The Russian Navy is slated to launch the first advanced variant of the nuclear-powered ballistic missile submarine (SSBN) Project 955A Borei II-class (“North Wind”), or the Dolgorukiy-class, in November, the commander-in-chief of the Russian Navy, Admiral Vladimir Korolev said in an interview with Russian media.
“In the near future, the Severodvinsk-based Sevmash Shipyard will float out a new nuclear powered missile underwater cruiser, the Knyaz Vladimir, from the slipway. The event will take place in November,” the admiral said. Russia’s most powerful SSBN to date, the Knyaz Vladimir (Prince Vladimir), was expected to be launched in August. Admiral Korovel did not elaborate on the reason for the delay.
The Knyaz Vladimir will be the lead boat of the improved Borei II-class (also designated Borei-A). The boomer was laid down in July 2012 at the Sevmash Shipyards in Severodvinsk, a port city on Russia’s White Sea. Construction of the new boat began with a two-year delay due to due to contract disputes between the Russian Ministry of Defense and Sevmash Shipyards. The Knyaz Vladimir is expected to be delivered to the Russian Navy in 2018.Enjoying this article? Click here to subscribe for full access. Just $5 a month.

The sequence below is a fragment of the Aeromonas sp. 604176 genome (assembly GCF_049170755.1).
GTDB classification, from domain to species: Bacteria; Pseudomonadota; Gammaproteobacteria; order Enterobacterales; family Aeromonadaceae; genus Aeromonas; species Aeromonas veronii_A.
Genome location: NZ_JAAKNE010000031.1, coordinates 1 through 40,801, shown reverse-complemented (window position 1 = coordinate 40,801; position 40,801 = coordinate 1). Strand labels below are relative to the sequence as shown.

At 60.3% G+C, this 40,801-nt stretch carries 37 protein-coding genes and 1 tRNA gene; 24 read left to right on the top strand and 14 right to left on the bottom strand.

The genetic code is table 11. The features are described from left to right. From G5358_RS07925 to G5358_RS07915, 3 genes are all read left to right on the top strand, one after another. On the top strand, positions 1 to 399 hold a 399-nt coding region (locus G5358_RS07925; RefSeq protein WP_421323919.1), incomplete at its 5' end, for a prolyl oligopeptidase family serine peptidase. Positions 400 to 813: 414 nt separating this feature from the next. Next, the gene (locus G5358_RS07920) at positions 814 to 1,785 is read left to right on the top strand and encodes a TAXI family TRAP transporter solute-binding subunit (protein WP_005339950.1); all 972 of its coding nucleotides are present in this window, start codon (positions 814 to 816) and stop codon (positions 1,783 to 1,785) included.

As I noted elsewhere (See: “Russia Will Start Constructing New Ballistic Missile Submarine in December”), the improved Borei-class will be more heavily armed than regular Borei-class boomers.
In comparison to the Borei-class, Borei II[A]-class submarines are fitted with four additional missile tubes, boast smaller hulls and cons, and feature improved acoustics and lower sound levels, next to a number of other technical improvements.
Both variants of Borei-class subs will be armed with Bulava (RSM-56) intercontinental ballistic missiles (ICBMs). The Borei-class will be capable of carrying up to 16 Bulava ICBMs, whereas the improved Borei II-class can carry up to 20 ballistic missiles.
The improved variant of the Borei-class will be capable of launching 96-200 hypersonic, independently maneuverable warheads, yielding 100-150 kilotons apiece.
“The Russian Navy plans to operate eight Borei-class SSBNs–three Borei-class and five improved Borei II-class boats–by 2o25,” I reported in June. “As of new, three Borei-class SSBNs have been commissioned to date with one submarine, the Yuri Dolgoruky, serving with the Northern Fleet and the remaining two–Alexander Nevsky and Vladimir Monomakh—deployed with Russia’s increasingly more active Pacific Fleet.”
Last week, Russia conducted a military exercise involving the country’s nuclear triad of strategic bombers, submarines and land-based missiles. According to Russian media reports, Russian President Vladimir Putin personally oversaw the test firing of four intercontinental-range ballistic missiles. The Russian Ministry of Defense neither revealed the SSBN submarine class involved in the exercise, nor the submarine-launched ballistic missile fired.